Brodie Neill is a young dynamic designer capturing the attention of the international design scene with his new and exciting use of form. Only recently having graduated the 28-year-old Australian has quickly built up an impressive collection of international exhibitions and prestigious clientele. Already, Brodie\’s progressive approach has resulted in the much-celebrated design E-turn (Kundalini) and the @ Chair; a design recently included in Time Magazine\’s most influential designs for 2008.

Emmanuel Babled was born in France in 1967. He studied at the European Institute of Design in Milan where he graduated in Industrial Design in 1989. In 1992 he founded Emmanuel Babled Studio, working independently.

Since 1995 Babled has developed much glassware and tableware, limited editions and unique pieces, for prestigious manufacturers like Baccarat, Covo, & Co. Ltd, Laurent Perrier, Rosenthal and Venini.

Throughout the years he has worked on industrial products, furniture and lighting for Magis, Vistosi, Kundalini, DuPont deNemours, Oluce, Outlook Zelco etc…

Johanna Grawunder began working for Ettore Sottsass in 1985, subsequently becoming a partner. In addition to her work in architectural design she has produced limited editions of lighting and furniture for various galleries in Europe and the United States. She also works with selected group of companies such as Flos, Boffi and Salviati. Her more recent commissions have included a permanent installation of outside lighting at the Museo di Arte Contemporanea of Syracuse. She has held lectures and conferences in Europe, Asia and the United States.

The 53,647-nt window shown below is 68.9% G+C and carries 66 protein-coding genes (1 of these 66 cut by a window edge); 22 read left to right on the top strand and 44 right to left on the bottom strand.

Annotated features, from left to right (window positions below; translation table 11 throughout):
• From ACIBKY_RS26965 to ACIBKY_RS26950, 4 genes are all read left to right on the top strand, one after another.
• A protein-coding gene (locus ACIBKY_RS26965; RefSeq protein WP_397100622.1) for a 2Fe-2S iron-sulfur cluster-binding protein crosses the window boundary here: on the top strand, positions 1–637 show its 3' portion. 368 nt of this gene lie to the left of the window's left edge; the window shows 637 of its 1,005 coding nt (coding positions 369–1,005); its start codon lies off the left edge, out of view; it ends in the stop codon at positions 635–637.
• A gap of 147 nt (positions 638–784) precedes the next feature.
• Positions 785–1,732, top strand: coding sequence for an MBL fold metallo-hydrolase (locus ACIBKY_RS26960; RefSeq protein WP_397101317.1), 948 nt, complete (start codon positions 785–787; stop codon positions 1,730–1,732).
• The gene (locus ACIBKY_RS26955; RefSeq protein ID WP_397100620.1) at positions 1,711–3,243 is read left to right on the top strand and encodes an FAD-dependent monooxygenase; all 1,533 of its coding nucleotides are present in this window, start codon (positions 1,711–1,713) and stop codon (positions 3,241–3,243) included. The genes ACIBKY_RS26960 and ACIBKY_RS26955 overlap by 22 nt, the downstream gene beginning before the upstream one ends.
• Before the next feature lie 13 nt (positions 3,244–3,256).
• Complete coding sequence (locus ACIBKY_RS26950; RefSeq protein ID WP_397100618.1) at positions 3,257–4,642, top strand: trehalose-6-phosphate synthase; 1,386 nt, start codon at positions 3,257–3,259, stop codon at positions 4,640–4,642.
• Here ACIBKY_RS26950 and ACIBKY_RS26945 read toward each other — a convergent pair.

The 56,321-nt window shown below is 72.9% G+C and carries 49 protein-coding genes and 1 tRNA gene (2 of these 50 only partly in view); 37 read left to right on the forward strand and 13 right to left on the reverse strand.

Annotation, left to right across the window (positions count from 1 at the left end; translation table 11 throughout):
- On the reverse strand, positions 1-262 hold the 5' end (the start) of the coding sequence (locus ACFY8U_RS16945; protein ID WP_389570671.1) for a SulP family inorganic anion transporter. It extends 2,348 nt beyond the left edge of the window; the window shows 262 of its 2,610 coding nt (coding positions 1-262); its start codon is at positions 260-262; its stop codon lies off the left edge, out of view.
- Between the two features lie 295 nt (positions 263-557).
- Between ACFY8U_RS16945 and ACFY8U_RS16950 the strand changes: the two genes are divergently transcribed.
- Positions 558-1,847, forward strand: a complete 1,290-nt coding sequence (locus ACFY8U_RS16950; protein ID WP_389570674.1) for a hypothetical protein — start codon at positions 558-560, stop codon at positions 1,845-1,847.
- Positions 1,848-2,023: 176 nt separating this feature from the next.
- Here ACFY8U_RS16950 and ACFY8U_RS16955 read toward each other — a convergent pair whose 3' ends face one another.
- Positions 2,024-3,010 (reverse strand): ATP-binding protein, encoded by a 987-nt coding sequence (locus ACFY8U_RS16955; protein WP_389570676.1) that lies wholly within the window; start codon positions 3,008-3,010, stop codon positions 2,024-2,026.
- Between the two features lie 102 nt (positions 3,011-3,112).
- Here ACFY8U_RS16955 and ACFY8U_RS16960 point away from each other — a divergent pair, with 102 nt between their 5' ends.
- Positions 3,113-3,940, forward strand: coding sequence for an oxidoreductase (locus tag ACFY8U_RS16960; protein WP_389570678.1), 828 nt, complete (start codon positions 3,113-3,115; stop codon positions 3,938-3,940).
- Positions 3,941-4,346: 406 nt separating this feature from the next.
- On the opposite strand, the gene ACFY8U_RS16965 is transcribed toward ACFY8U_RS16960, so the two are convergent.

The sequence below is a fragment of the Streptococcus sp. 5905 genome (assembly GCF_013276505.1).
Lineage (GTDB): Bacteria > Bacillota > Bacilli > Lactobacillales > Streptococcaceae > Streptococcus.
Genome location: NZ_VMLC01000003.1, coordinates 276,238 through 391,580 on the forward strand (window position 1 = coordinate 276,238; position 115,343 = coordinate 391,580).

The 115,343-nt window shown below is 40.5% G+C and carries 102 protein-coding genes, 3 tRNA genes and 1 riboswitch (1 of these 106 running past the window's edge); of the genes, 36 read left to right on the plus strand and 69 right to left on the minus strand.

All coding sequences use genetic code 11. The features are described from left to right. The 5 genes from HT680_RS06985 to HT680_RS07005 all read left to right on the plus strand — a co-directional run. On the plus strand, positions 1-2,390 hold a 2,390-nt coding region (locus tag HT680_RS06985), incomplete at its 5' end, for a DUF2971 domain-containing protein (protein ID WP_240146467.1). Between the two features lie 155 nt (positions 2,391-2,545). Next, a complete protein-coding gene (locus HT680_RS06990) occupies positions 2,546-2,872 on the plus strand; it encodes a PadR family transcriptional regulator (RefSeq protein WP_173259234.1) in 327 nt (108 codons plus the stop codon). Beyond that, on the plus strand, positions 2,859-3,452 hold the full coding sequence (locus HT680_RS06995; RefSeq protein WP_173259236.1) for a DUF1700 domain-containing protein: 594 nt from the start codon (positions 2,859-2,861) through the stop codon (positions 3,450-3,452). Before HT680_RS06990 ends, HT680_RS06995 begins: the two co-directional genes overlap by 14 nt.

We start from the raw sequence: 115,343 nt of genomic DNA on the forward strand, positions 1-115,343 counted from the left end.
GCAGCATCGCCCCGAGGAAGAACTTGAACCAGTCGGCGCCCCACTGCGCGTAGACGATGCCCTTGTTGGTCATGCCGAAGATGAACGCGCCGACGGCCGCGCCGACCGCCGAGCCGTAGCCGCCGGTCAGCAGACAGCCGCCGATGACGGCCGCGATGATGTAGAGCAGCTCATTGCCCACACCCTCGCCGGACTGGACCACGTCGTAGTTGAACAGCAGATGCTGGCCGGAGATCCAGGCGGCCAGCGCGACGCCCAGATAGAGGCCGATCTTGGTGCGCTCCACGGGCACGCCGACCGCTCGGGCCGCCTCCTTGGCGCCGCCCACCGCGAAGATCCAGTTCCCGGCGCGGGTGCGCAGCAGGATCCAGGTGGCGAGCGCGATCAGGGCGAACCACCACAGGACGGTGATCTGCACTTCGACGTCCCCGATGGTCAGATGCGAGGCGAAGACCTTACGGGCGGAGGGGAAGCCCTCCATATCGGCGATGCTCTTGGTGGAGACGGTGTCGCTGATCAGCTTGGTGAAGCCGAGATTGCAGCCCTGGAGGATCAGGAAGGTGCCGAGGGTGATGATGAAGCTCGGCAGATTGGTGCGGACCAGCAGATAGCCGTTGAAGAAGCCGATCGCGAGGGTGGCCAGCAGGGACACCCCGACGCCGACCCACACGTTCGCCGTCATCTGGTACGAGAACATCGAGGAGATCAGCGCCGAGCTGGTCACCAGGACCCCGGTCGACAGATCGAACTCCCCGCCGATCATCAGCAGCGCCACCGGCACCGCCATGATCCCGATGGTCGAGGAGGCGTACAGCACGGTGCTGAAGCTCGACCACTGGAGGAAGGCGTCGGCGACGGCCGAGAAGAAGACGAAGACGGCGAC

MARCUS TREMONTO, the artist/designer started his New York based design studio, Treluce studios, with wife and partner Monica Tremonto in 2002. He has received international recognition and acclaim for his innovative limited edition ‘Lightworks’ pieces. Following his 2007 one man show at Phillips de Pury in New York, he was chosen for the coveted Swaroski Crystal Palace in Milan 2008. He holds a Masters in painting and a BS in Mathematics and Physics.

The Getty series of designs focus on image, structure and illusion ; working with the materials to create dimensions and layers, carefully composing forms that seem as if they carry on into the space freelyand indefinitely. When off these pieces simply reflect the environment around but turned on they reveal a new world and dimension beyond both sides. Expanding on the architectural perspective of the paper Landscape series, first exhibited in Milan for Salone de Mobile 2009, the new series of work further explores the continuing use of light source as a material to express form and shape whilst utilizing new techniques and manufacturing processes.

Michael Anastassiades launched his studio in 1994 to explore contemporary notions of culture and aesthetics through a combination of product, furniture and environmental design. Positioned between fine art and design, his work aims to provoke dialogue, participation and interaction. He creates objects that are minimal, utilitarian and almost mundane yet full of a vitality one might not expect.